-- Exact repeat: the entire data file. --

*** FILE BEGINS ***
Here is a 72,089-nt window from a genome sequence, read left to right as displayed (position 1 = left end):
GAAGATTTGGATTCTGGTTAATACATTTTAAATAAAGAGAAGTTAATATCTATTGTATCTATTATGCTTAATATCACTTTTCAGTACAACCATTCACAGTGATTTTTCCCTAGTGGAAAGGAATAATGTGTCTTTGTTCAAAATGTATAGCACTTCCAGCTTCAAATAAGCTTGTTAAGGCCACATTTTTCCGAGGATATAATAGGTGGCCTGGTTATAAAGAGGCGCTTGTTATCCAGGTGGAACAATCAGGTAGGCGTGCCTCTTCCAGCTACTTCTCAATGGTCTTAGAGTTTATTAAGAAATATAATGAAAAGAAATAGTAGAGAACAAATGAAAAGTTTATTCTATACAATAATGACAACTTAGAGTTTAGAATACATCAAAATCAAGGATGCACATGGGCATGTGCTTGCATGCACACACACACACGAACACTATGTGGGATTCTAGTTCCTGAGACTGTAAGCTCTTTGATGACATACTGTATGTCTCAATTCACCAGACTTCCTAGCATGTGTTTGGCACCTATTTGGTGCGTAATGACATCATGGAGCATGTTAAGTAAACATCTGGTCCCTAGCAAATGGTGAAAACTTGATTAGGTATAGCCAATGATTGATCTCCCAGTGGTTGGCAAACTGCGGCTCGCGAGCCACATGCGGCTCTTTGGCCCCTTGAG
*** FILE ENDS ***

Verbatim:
Here is a 72,089-nt window from a genome sequence, read left to right as displayed (position 1 = left end):
GAAGATTTGGATTCTGGTTAATACATTTTAAATAAAGAGAAGTTAATATCTATTGTATCTATTATGCTTAATATCACTTTTCAGTACAACCATTCACAGTGATTTTTCCCTAGTGGAAAGGAATAATGTGTCTTTGTTCAAAATGTATAGCACTTCCAGCTTCAAATAAGCTTGTTAAGGCCACATTTTTCCGAGGATATAATAGGTGGCCTGGTTATAAAGAGGCGCTTGTTATCCAGGTGGAACAATCAGGTAGGCGTGCCTCTTCCAGCTACTTCTCAATGGTCTTAGAGTTTATTAAGAAATATAATGAAAAGAAATAGTAGAGAACAAATGAAAAGTTTATTCTATACAATAATGACAACTTAGAGTTTAGAATACATCAAAATCAAGGATGCACATGGGCATGTGCTTGCATGCACACACACACACGAACACTATGTGGGATTCTAGTTCCTGAGACTGTAAGCTCTTTGATGACATACTGTATGTCTCAATTCACCAGACTTCCTAGCATGTGTTTGGCACCTATTTGGTGCGTAATGACATCATGGAGCATGTTAAGTAAACATCTGGTCCCTAGCAAATGGTGAAAACTTGATTAGGTATAGCCAATGATTGATCTCCCAGTGGTTGGCAAACTGCGGCTCGCGAGCCACATGCGGCTCTTTGGCCCCTTGAG